The first blinded trial on thalamic stimulation for TS was conducted by Maciunas et al with five TS patients in 2007. Three of the five presented with 50% reduction in tics severity after open-label stimulation at 3 months. There was a marked improvement according to all primary (modified Rush Video-Based Rating Scale) and secondary outcome measures (OCD, depression, and anxiety scales).17 Also, this study showed that unilateral stimulation did not appear to be beneficial. Bajwa et al reported a patient who showed improved total tic score and Yale-Brown Obsessive-Compulsive Scale (YBOCS) by a mean of 66%, evaluated 24 months after the surgery.59
In a larger series of study conducted by Servello et al, 15 of 18 patients showed YGTSS improvement between 24% and 79%, with improvement in comorbidities. Stimulation was performed with current between 1 and 5 mA, 100 Hz, and a pulse width of 60 μs.60 This same group of authors later published their long follow-up results of 36 TS patients with different DBS targets. Most of the patients had thalamic DBS, and significant improvements were documented. Servello et al also published their results of a cohort of 48 TS DBS patients. In 40 of them, the thalamus was the target chosen. The target was different than that chosen by Vandewalle et al (1999)117 because it is located 2 mm more anteriorly. The authors stated that this can stimulate the limbic fibers and, consequently, act on the behavioral components of TS. The patients had a mean improvement of 47.5% in YGTSS after DBS and kept at 35% improvement at the final follow-up. After 2 years of thalamic DBS, Porta et al reported a clinical follow-up of 15 patients, whose YGTSS scores decreased from 76.5 to 36.6. The neuropsychiatric scales also improved.61 The same group of authors published a longer follow-up study (5–6 years) of the same cohort and showed a mean YGTSS improvement of 73% and YBOCS of 42%. However, compared with the results at 2 years, they demonstrated some long-term difficulties.62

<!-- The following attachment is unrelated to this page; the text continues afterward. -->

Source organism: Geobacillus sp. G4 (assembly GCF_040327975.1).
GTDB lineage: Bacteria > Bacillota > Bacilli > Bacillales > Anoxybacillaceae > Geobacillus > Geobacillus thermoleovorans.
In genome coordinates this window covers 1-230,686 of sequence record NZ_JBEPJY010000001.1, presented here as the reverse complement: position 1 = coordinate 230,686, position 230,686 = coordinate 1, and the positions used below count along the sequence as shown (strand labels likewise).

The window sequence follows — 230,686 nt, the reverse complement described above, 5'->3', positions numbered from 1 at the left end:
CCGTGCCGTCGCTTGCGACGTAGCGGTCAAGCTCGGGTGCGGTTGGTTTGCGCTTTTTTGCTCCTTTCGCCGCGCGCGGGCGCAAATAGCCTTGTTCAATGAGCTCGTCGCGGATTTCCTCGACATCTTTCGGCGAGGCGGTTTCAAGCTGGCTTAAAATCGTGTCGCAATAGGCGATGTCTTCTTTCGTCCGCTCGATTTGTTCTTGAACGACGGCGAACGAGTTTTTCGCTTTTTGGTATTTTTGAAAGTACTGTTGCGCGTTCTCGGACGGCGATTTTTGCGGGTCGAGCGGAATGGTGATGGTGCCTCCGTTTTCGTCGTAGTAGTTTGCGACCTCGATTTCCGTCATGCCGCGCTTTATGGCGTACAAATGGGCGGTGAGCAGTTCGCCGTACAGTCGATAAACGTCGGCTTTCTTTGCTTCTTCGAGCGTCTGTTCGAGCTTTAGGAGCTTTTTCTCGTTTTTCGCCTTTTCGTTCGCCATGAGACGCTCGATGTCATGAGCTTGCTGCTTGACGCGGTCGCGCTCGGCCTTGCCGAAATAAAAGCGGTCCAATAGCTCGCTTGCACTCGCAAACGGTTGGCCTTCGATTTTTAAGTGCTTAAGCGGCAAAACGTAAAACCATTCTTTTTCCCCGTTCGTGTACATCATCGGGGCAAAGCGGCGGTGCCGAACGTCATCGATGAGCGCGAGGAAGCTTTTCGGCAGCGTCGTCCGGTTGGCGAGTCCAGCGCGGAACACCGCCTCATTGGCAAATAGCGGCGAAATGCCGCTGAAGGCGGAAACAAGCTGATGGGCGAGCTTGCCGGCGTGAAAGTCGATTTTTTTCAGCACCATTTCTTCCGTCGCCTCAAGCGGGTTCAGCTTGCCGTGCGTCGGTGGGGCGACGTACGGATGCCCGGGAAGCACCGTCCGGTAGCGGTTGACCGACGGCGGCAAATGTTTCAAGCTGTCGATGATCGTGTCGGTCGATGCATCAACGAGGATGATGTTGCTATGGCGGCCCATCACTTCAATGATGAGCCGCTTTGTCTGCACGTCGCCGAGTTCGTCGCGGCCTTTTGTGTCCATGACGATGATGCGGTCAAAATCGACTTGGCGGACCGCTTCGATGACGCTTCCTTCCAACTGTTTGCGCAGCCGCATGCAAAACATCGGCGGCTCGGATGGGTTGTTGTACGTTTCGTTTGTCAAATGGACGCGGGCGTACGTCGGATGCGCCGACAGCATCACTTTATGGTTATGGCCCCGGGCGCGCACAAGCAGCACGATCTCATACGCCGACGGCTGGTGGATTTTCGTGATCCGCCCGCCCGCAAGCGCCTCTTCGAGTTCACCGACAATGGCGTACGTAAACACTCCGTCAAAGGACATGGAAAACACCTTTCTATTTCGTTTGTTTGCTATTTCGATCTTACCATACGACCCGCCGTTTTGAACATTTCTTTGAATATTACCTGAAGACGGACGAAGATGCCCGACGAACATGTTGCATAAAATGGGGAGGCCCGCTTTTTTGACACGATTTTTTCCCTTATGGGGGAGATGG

Similarly, in a 2-year follow-up study, Rossi et al showed that a 30% improvement in the total YGTSS scores (range 10%–58%) was observed in four CM-Pf DBS cases across the cohort.56 In 2011, Ackermans et al studied six TS patients in a double-blind randomized trial in which chronic stimulation was delivered bilaterally in the CM-Spv-Voi complex (1–6 mA, 130 Hz, 60 μs). The authors reported improvements in the YGTSS scores during the on- vs off-stimulation conditions. The YGTSS improved by 37% and remained after 1-year open-label follow-up, with a 49% improvement reported.18 In 2012, Savica et al described three patients with TS who underwent CM-Pf DBS with an excellent clinical outcome (mean reduction in the YGTSS of 70%) at 1-year follow-up.23 Recently, two other prospective trials presented five and eight intractable TS patients.25,63 The first study indicated that bilateral CM-Pf DBS provided treatment for medically refractory TS with concomitant improvement in depression and anxiety with no neuropsychological morbidity.27 In the second study the patients were treated with DBS of the Voa-Vop, indicating a significant beneficial effect on psychiatric and motor symptoms of TS. In addition, the presence of compulsive behavior, anxiety, and emotional deregulation before surgery appeared to be significant predictors of good outcome after DBS.63